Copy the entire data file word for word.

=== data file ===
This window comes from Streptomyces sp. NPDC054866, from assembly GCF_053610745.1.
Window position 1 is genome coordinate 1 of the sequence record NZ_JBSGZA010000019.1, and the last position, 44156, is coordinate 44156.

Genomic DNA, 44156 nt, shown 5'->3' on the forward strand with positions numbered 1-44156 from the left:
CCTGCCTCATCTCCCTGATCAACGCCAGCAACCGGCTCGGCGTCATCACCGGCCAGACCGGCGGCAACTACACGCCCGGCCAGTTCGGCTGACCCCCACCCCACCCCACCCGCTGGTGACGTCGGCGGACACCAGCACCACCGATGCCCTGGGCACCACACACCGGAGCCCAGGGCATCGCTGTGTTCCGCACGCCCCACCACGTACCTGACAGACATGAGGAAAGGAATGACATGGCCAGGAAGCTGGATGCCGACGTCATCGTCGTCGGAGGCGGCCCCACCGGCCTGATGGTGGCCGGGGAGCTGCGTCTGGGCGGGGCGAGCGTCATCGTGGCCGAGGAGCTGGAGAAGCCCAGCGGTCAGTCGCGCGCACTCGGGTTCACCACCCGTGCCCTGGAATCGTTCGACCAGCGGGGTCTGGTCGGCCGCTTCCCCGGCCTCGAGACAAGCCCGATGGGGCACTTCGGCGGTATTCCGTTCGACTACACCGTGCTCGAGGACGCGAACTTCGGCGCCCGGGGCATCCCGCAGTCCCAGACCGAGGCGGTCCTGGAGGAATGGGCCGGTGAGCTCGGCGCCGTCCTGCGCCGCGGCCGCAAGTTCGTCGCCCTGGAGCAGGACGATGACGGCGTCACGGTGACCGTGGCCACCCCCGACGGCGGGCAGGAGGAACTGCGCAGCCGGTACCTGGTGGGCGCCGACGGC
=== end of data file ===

This window comes from Streptomyces sp. NPDC054866, from assembly GCF_053610745.1.
Window position 1 is genome coordinate 1 of the sequence record NZ_JBSGZA010000019.1, and the last position, 44156, is coordinate 44156.

Genomic DNA, 44156 nt, shown 5'->3' on the forward strand with positions numbered 1-44156 from the left:
CCTGCCTCATCTCCCTGATCAACGCCAGCAACCGGCTCGGCGTCATCACCGGCCAGACCGGCGGCAACTACACGCCCGGCCAGTTCGGCTGACCCCCACCCCACCCCACCCGCTGGTGACGTCGGCGGACACCAGCACCACCGATGCCCTGGGCACCACACACCGGAGCCCAGGGCATCGCTGTGTTCCGCACGCCCCACCACGTACCTGACAGACATGAGGAAAGGAATGACATGGCCAGGAAGCTGGATGCCGACGTCATCGTCGTCGGAGGCGGCCCCACCGGCCTGATGGTGGCCGGGGAGCTGCGTCTGGGCGGGGCGAGCGTCATCGTGGCCGAGGAGCTGGAGAAGCCCAGCGGTCAGTCGCGCGCACTCGGGTTCACCACCCGTGCCCTGGAATCGTTCGACCAGCGGGGTCTGGTCGGCCGCTTCCCCGGCCTCGAGACAAGCCCGATGGGGCACTTCGGCGGTATTCCGTTCGACTACACCGTGCTCGAGGACGCGAACTTCGGCGCCCGGGGCATCCCGCAGTCCCAGACCGAGGCGGTCCTGGAGGAATGGGCCGGTGAGCTCGGCGCCGTCCTGCGCCGCGGCCGCAAGTTCGTCGCCCTGGAGCAGGACGATGACGGCGTCACGGTGACCGTGGCCACCCCCGACGGCGGGCAGGAGGAACTGCGCAGCCGGTACCTGGTGGGCGCCGACGGC